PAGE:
If we look at the spectrum of jobs strictly related to tourism, namely the hotel sector, the transport sector (particularly air transport), and the travel agencies and TO, it is the hotel sector that becomes the majority sector, accounting for 52% of tourism jobs. Then comes the transport sector, which accounts for 38% of jobs, and finally travel businesses (travel agencies and Tour Operators), which employ 10% of the European Union's workforce.

  Graph1

All the data that have been included in the following sections concern strictly the three tourism sectors (accommodation, air transport, travel agencies and TO) of the European Union and several other countries present on the European continent and not necessarily EU members (Switzerland, Norway, Iceland).

Germany, Europe's leading tourism employer

When broken down by country, Germany is the leading country in terms of absolute employment, with 2.5 million people employed in the tourism industry. Next comes the United Kingdom (2.3 million), Italy (1.5 million), Spain (1.4 million) and France (1.1 million). These five countries represent 66% of total tourism employment in the European Union.

It is also interesting to note that there is a correlation between the proportion of hotel employment in total tourism employment and the degree of dependence of the national economy on the tourism industry. Indeed, the more dependent the country is, the larger the proportion of the hotel sector jobs represent in the overall tourism employment.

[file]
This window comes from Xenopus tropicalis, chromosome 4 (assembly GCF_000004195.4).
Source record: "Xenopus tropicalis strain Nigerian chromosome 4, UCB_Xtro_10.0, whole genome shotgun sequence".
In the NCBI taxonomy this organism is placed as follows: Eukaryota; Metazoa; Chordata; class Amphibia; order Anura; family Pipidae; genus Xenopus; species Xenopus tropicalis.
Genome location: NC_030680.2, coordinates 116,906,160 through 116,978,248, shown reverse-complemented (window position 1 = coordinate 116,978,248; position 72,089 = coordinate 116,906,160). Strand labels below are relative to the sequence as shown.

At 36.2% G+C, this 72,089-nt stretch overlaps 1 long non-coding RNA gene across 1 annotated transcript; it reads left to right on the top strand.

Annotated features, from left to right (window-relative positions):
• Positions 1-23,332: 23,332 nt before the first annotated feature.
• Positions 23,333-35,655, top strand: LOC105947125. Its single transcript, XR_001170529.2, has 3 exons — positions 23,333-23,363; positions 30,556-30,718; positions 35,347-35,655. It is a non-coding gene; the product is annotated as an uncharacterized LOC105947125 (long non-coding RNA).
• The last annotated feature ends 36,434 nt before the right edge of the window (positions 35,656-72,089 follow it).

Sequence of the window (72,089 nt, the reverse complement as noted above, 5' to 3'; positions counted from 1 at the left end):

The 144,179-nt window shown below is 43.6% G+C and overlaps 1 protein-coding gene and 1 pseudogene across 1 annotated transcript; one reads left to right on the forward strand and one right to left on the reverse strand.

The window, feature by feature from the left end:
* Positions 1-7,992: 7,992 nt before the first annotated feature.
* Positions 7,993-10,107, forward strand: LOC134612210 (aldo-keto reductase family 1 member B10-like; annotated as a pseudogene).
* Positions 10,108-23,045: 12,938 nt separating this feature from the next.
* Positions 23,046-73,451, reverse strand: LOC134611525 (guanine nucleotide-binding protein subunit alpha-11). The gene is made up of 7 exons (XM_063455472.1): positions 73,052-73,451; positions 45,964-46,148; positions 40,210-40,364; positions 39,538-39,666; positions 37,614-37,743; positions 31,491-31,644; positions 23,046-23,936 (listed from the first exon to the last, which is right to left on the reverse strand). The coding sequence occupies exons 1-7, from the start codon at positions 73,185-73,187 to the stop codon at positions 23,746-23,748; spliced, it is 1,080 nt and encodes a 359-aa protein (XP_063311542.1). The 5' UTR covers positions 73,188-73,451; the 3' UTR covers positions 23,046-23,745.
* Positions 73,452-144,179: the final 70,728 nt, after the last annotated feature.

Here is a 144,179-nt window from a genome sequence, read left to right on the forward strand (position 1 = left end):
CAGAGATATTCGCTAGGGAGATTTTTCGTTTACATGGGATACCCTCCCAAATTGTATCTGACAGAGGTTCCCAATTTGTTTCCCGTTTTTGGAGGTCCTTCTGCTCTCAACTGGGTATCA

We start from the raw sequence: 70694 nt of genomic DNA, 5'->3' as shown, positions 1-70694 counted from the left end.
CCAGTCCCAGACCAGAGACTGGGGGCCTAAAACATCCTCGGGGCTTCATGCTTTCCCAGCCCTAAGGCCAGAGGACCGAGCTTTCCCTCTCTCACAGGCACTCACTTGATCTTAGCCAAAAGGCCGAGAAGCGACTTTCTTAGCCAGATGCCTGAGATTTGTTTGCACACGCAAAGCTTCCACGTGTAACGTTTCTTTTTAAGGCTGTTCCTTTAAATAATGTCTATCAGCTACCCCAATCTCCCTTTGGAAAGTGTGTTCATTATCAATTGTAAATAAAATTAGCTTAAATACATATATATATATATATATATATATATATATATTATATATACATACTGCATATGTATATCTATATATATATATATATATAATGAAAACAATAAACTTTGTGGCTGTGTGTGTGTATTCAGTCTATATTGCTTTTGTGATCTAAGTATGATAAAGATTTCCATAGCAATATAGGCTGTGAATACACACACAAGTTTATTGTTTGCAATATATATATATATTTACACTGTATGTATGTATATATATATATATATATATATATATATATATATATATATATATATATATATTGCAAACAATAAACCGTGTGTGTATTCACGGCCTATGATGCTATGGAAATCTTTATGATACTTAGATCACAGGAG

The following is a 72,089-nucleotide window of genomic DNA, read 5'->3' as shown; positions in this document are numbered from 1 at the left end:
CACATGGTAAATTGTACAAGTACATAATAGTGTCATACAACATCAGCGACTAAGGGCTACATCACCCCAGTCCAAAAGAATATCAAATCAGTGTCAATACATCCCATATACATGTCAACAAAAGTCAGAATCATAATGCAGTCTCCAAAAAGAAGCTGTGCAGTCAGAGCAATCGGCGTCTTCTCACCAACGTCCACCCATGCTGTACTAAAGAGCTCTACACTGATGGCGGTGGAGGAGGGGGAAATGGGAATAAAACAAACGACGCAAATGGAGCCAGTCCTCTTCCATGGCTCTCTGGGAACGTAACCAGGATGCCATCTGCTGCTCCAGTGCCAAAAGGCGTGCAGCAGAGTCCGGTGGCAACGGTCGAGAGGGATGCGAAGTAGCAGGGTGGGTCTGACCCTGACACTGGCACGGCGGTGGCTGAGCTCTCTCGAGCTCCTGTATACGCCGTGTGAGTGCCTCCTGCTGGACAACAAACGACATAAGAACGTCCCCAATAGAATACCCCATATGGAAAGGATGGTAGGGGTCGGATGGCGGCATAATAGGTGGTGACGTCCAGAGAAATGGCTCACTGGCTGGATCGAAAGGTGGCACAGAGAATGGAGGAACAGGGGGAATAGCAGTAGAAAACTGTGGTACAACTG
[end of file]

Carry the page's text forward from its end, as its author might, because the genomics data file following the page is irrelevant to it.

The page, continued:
On average, hotel businesses represent 20% of total tourism employment in Europe in 2016. In Cyprus, it represents 41.1% of tourism employment; in the same country, the tourism industry represents 21.9% of the national gross domestic product (GDP) in 2018. By way of comparison, the hotel industry accounts for 18.1% of industrial employment in France, while tourism contributes 7.2% of the country's GDP, thus providing an example of an economy less dependent on this activity. Like Cyprus, Malta employs 35.4% of its workforce in accommodation facilities, while the local economy relies on tourism for more than a third of its resources (27.1%). Croatia has a similar situation, with a large workforce employed in hotels, more precisely 26.7% of total tourism employment, while the country's GDP depends for 19.6% on this industry.

  Graph2

Between unstable contracts and part-time jobs, the quality of employment varies greatly

Air transport, the most stable sector for employment